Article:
Montana Wolf

Tuesday, August 20, 2013

Coyote Call and a Glimpse of Hell

It was fast-walk time with Teak. Dawn illuminated a flock of ibis wading in the shallow waters of Willow Lake. The glassy water brimmed with newly-arrived dabbling ducks. Migration seemed early to me. A friend recently said he was filling his hummer feeders twice a day. The autumn gorge had begun, as they fattened up for their journey south... to the extent hummingbirds fatten. It's two weeks early, he added.

Teak and I traced the shoreline as a family of coyotes split the soft silence. A wild orchestra of yips, yaps and yowls. They den on a near-by curve of the lake. Blessed neighbors. Their calls aroused the coyotes in a little nearby zoo. I stood still, caught my breath, and listened. The caged ones answered with lonely monotone howls, lacking the range and delicious variety of the wild ones.

Domesticity. If it doesn't take away the howl completely, it rips away the instinctual drama born of breathing free.

I smiled as I remembered the previous night's dream. I was having trouble tucking in my uniform shirt, my own little version of domestication. I hadn't tucked in a shirt for years until I took this seasonal job with the Forest Service. Yep, I've definitely had my writing wings clipped, as my morning ritual of candlelight and pen to paper has been exchanged for quick-clip walks with Teak, tossing together a lunch that centers around an apple, and turning the key in the ignition by 6:30 a.m.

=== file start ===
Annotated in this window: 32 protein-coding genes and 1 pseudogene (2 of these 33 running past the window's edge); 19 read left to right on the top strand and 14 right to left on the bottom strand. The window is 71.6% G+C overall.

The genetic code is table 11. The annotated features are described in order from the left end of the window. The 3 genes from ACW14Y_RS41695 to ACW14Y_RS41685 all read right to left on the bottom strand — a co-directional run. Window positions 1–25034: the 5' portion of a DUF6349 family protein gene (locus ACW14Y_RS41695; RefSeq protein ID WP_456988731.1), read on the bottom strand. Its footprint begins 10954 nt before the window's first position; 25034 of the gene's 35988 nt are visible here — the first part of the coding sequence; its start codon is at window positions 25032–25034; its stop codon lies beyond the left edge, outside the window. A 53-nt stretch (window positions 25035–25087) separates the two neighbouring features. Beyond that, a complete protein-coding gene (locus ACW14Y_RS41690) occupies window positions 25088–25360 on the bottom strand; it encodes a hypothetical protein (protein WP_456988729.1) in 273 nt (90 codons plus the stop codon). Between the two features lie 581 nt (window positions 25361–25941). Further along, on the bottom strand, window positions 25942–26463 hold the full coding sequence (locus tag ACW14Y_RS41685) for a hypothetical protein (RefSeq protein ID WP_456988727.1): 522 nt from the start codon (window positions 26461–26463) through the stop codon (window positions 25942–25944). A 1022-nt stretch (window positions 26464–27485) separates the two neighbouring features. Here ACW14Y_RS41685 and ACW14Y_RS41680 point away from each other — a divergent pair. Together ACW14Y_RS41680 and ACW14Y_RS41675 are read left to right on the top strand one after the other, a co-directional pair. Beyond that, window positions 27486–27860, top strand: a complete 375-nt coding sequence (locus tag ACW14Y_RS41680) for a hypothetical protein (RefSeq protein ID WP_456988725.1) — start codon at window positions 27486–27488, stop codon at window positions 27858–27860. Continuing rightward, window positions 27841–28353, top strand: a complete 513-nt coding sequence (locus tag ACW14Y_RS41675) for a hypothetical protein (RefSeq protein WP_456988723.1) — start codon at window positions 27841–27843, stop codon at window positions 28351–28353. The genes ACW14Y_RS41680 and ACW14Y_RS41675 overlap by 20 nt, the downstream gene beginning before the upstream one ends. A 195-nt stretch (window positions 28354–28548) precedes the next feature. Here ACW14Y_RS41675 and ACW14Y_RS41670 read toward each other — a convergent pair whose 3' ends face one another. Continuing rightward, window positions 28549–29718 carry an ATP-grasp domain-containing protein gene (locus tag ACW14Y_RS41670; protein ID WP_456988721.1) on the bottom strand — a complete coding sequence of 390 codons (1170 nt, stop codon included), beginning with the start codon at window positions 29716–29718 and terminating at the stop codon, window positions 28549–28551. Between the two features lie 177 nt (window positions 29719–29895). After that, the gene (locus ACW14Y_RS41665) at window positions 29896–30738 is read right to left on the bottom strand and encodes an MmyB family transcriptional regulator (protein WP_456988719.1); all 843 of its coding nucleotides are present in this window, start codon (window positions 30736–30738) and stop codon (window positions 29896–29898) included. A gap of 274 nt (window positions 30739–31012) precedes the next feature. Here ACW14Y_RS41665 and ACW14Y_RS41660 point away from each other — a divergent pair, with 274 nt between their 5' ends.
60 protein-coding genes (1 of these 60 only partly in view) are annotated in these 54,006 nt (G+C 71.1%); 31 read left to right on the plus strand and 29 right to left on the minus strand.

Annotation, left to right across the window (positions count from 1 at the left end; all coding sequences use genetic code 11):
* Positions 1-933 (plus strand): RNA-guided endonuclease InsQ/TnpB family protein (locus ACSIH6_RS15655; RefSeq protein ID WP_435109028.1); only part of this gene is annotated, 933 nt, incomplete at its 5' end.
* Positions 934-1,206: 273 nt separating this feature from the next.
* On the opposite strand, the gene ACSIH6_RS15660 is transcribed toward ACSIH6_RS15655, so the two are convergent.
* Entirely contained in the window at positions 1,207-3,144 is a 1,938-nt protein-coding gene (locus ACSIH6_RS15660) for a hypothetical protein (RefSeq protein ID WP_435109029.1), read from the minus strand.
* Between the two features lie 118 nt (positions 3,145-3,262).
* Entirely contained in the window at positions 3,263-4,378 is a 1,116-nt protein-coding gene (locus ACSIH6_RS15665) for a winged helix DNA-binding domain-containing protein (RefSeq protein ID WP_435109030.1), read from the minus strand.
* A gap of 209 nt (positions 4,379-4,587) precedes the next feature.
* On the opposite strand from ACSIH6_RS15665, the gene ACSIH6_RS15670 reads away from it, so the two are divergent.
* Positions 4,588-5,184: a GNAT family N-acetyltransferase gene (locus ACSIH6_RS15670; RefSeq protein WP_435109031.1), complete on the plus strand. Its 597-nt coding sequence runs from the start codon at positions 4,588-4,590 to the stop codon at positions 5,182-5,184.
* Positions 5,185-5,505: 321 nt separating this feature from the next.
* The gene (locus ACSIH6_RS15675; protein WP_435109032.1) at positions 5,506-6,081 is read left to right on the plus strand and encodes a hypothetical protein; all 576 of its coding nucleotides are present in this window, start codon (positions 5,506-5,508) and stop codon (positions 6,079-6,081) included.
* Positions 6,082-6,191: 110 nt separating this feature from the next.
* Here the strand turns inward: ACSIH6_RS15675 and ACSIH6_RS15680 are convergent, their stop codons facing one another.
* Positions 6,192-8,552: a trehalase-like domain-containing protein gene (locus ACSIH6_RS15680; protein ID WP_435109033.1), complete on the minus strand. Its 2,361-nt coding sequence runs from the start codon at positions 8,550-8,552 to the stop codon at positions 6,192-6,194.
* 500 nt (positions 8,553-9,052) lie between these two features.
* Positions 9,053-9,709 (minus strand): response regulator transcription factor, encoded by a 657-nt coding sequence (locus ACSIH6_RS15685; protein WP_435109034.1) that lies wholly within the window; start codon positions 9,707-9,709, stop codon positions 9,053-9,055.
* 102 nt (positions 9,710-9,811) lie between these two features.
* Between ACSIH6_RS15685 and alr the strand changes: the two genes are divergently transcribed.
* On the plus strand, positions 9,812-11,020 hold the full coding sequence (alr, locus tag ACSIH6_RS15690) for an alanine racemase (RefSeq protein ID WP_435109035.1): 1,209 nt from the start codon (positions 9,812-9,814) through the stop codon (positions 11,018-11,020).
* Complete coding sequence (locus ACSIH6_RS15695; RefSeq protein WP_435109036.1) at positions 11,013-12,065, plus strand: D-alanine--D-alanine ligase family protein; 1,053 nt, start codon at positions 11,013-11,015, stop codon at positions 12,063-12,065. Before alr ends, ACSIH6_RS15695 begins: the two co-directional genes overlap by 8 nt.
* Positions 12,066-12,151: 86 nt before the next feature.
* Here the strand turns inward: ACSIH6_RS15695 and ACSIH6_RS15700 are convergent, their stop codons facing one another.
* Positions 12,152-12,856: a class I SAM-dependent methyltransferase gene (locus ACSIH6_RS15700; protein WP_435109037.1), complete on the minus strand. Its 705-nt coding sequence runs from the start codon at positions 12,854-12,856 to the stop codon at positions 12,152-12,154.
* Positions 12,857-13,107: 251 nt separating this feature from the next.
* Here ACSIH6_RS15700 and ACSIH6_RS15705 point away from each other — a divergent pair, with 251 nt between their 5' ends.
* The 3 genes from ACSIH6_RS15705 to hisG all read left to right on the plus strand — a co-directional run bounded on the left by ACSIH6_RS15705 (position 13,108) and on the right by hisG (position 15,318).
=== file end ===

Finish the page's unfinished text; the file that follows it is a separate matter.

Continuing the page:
But then I arrived work, and departed for the vast and varied landscapes of the northern Prescott National Forest called Chino. Some sections stark and lonely; others forested. My truck and I were most always on slow-moving, rocky 4WD two-tracks, keeping an eye to the monsoon-filled sky; sudden downpours that could strand me in slick mud or behind rushing washes.

Yesterday I arrived a ravine rim and departed on foot down a steep rocky trail into a canyon called Hell. As required, I radioed dispatch that I was on foot, as I checked the trail for use, trash and signs of resource damage. Once down, I made my sweaty way across hot dirt, eventually to a spring -- oasis pools of water surrounded by emerald grasses and cattails. Birdsong permeated the air. I was chomping into my apple when an unfamiliar bird call arose from a willow; a bright patch of red hopped from limb to limb, teasing me to get a peek. When I did, I recognized a Summer Tanager. My first sighting in years. Spirit howled (yipped and yapped) with delight. I almost skipped my way up the rough canyon wall.

More than happy to have given that shirt a shove and cinched the belt.

Visit Christina at for more photos and a glimpse of her writing life.

Thanks for stopping by!


  1. Always good to see your photos and read your words. The lake and clouds, so beautiful; likewise the hawk or falcon? And plenty to ponder in :

    Domesticity. If it doesn't take away the howl completely, it rips away the instinctual drama born of breathing free.

    1. Hello Nance, that is a young red-tailed hawk in the photo. A real beauty, who treated me to a soul-stirring call as I walked. Thank you for your words. Kiss Montana hello. Sigh, Christina

  2. Loved this...glad to walk with you on your day...